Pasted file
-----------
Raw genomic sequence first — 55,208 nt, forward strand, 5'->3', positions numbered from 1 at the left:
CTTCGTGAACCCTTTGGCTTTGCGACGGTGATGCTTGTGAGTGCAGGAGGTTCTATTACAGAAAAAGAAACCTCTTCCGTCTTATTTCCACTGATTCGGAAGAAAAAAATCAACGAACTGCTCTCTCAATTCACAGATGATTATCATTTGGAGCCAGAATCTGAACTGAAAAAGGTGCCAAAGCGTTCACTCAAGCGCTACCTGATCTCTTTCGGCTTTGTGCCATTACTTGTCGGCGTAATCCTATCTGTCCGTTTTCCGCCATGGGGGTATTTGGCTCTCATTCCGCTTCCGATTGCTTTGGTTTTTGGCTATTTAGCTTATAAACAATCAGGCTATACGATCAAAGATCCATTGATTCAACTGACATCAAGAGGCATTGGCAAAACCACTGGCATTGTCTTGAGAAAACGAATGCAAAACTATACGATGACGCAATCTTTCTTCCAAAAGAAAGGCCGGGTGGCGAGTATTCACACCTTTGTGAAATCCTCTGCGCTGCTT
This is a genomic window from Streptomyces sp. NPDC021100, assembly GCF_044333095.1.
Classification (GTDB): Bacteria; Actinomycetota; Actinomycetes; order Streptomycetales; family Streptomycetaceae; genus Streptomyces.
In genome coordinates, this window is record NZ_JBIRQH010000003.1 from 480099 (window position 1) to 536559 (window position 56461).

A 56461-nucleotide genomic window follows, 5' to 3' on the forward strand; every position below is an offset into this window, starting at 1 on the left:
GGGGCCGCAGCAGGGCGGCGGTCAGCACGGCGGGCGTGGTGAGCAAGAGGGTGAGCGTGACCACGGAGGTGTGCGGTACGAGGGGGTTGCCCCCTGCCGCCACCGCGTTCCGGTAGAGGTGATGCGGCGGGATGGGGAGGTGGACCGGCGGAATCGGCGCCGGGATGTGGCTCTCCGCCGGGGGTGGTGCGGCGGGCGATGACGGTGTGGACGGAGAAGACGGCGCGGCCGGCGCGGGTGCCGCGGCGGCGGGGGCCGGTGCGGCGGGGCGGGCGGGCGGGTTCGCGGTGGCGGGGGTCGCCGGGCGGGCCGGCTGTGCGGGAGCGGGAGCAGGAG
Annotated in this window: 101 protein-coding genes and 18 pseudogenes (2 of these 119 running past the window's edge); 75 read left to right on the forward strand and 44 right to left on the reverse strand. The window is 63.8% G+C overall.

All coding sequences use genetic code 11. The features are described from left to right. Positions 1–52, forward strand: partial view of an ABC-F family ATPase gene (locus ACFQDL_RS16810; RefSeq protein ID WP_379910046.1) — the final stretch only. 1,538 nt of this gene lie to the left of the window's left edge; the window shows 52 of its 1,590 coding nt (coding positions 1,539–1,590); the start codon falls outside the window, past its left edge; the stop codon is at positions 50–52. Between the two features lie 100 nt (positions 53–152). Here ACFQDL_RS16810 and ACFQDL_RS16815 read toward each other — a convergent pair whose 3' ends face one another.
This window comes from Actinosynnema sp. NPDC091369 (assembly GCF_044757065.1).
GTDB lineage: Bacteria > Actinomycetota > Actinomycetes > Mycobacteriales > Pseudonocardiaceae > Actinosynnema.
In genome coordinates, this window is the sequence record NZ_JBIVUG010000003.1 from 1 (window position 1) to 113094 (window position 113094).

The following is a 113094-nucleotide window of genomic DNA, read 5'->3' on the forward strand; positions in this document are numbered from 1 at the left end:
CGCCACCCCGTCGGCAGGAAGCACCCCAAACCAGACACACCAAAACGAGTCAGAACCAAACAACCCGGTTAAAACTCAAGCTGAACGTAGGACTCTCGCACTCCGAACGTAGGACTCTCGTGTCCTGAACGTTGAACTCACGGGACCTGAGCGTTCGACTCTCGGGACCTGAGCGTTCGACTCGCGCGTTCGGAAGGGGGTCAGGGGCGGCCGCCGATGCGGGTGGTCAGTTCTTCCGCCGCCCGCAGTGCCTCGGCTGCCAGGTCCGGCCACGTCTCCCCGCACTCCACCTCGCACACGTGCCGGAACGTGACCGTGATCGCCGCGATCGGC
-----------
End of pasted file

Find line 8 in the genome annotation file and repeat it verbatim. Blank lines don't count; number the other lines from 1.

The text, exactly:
Annotated in this window: 101 protein-coding genes and 18 pseudogenes (2 of these 119 running past the window's edge); 75 read left to right on the forward strand and 44 right to left on the reverse strand. The window is 63.8% G+C overall.